Holly Walker shelled out big bucks to see The Handmaid’s Tale author Margaret Atwood being interviewed by Kim Hill in Wellington on Monday. After a prickly 90 minutes of questioning, she left wondering what Atwood gets out of her seemingly endless live appearances.
We filled the lobby of the Michael Fowler Centre. We wore jumpsuits. We wore wedge heels. We wore tunic dresses with geometric prints. We lined up for plastic glasses of rosé and Kapiti ice-creams, but they ran out of rosé. We bought pinot gris instead and drank it perched on leather benches outside the Fay Richwhite VIP room while we waited for the doors to open, or our friends to arrive. Most of us were indeed rich (having forked out between $70 and $150 for a ticket) and white. Among us were poets, feminist economists, MPs, ex-cabinet ministers and RNZ presenters. One or two of us had brought men, but most of us were with our book clubs. We filed in and took our seats. The stage was lit in cool tones of blues and greens. Slightly sinister cello music pulsed in the background. The relief image of a handmaid’s headdress from the cover of The Testaments was projected onto the back curtain with the hashtag #askAtwood. It waved ever so gently. There were two large armchairs on the stage, and a small table with no less then three copies of The Testaments propped up precariously around two glasses of water. There was an air of anticipation.
The music faded out, and we fell instantly silent. After the briefest of pauses, Kim Hill sauntered – actually sauntered – onto the stage. Thank god it was Kim Hill. I did a little cheer. The last time I saw Hill on stage at the Michael Fowler Centre was at the opening night of the NZ Festival Writers Week in 2018. For once that night, she wasn’t presiding, but participating, and came on to read a wry and devastatingly funny and sad story about her mother. She was the best thing about the whole night.
Now here she was to introduce Margaret Atwood, double Booker-prize winning Canadian author of more than 40 books of fiction, nonfiction and poetry, most notably for our purposes The Handmaid’s Tale and its sequel The Testaments. Apparently, Atwood once said wanting to meet an author because you like their work is like wanting to meet a duck because you like paté. “So here, ladies and gentlemen,” said Hill, “is the duck you’ve been waiting for.” I’d like to say Atwood waddled on, or at the very least e-scootered, but she walked, carefully, with a black handbag strung over her arm, and took her seat. We would have 45 minutes of conversation, a 15 minute interval, and then 45 minutes of questions, which we could submit via the #askAtwood hashtag.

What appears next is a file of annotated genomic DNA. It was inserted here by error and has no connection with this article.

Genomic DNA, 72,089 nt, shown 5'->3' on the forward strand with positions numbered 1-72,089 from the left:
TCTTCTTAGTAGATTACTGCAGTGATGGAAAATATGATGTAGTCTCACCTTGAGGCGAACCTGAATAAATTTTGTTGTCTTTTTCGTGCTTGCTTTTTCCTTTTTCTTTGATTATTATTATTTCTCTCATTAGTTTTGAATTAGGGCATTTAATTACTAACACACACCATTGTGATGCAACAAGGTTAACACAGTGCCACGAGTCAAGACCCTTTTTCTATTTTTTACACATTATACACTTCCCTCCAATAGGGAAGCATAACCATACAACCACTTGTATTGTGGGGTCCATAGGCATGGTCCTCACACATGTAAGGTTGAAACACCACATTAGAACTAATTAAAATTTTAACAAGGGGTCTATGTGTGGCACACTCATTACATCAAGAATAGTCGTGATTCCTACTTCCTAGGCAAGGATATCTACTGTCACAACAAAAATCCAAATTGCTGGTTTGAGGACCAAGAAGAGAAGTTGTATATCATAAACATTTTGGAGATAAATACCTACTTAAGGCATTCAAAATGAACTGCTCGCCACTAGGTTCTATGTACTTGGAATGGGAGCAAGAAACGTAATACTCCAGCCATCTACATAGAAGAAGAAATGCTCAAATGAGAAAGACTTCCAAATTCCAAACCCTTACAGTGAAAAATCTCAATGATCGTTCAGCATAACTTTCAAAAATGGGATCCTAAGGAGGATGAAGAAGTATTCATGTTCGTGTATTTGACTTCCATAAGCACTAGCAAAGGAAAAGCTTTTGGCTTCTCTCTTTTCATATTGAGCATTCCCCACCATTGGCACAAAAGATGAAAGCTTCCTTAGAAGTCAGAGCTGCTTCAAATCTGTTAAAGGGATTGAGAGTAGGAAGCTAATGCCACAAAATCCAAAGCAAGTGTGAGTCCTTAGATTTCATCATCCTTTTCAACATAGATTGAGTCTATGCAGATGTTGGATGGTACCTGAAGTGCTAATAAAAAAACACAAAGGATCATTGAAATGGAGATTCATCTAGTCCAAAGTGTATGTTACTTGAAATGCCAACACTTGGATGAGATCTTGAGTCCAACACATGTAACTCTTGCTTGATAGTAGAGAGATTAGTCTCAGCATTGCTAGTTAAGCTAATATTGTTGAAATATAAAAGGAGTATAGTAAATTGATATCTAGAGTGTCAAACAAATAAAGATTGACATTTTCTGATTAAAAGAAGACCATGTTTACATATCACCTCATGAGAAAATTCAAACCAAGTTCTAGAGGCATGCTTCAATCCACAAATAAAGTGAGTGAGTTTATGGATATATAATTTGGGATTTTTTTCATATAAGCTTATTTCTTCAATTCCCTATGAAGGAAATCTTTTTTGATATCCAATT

It was a bumpy start. “There is more than one kind of freedom,” quoted Hill, quoting Aunt Lydia. “Freedom to and freedom from. In the days of anarchy, it was freedom to. Now you are being given freedom from.” The question: “Are we living in the days of anarchy now, do you think?”
“Not exactly, but we’re not exactly in a totalitarian state either,” said Atwood.
Hill tried again. “Are we a society dying of too much choice?”
Atwood: “Don’t confuse me with my characters!”
Hill: “I would never do that! But do we have too much choice?”
Atwood: “I don’t know, you’d have to ask young people.”
A pause. Hill, thinking of The Testaments’ young and old narrators: “I’m interested in that juxtaposition of young and old.”
Atwood, withering: “Why?”
It was funny, but I didn’t understand why Atwood was so determined not to let Hill find a way into the conversation: conversation, after all, being the whole point. I think Atwood must at some point have made a policy decision never to do the work for her interviewers, always to answer only the question directly put, or if she didn’t like the question, to challenge it. I had to admire her for it, this refusal to display the very female trait of conversational generosity, to let the other person do the work and feel the discomfort. It’s something I wish I was better at. It was confronting though, seeing it deployed against Hill, whom I admire for a similar kind of take-no-prisoners stance in her interviewing style. It was like seeing two members of your favourite sports team suddenly facing off against each other. Who do you root for? I found myself loyal to Hill.
The stalemate broke when Hill tried the more banal entry point of whether Atwood always intended to write a sequel to The Handmaid’s Tale and some of the tension drained away as we settled in for a discussion centred almost exclusively on Gilead in its literary and televisual guises (and the fusion between the two achieved in The Testaments). This might have been disappointing for those hoping for a wide-ranging exposition of Atwood’s considerable back catalogue, but I suspect most of the audience were satisfied with this focus.
With terrifying prescience, Atwood predicted in 1982 the kinds of attacks on women’s rights, bodily autonomy and reproductive freedom that are now firmly on the agenda of the religious right in parts of the US, as well as the dangerous slippage towards totalitarianism that can take place given the right conditions. (Though don’t try to tell her she predicted the future: “This isn’t the future. If this were the future we wouldn’t be sitting on this stage because you wouldn’t have a job and I’d be dead.”). We’re looking to Gilead now to explain and interpret Trump’s America, and maybe to tell us how to reverse current horrifying trends.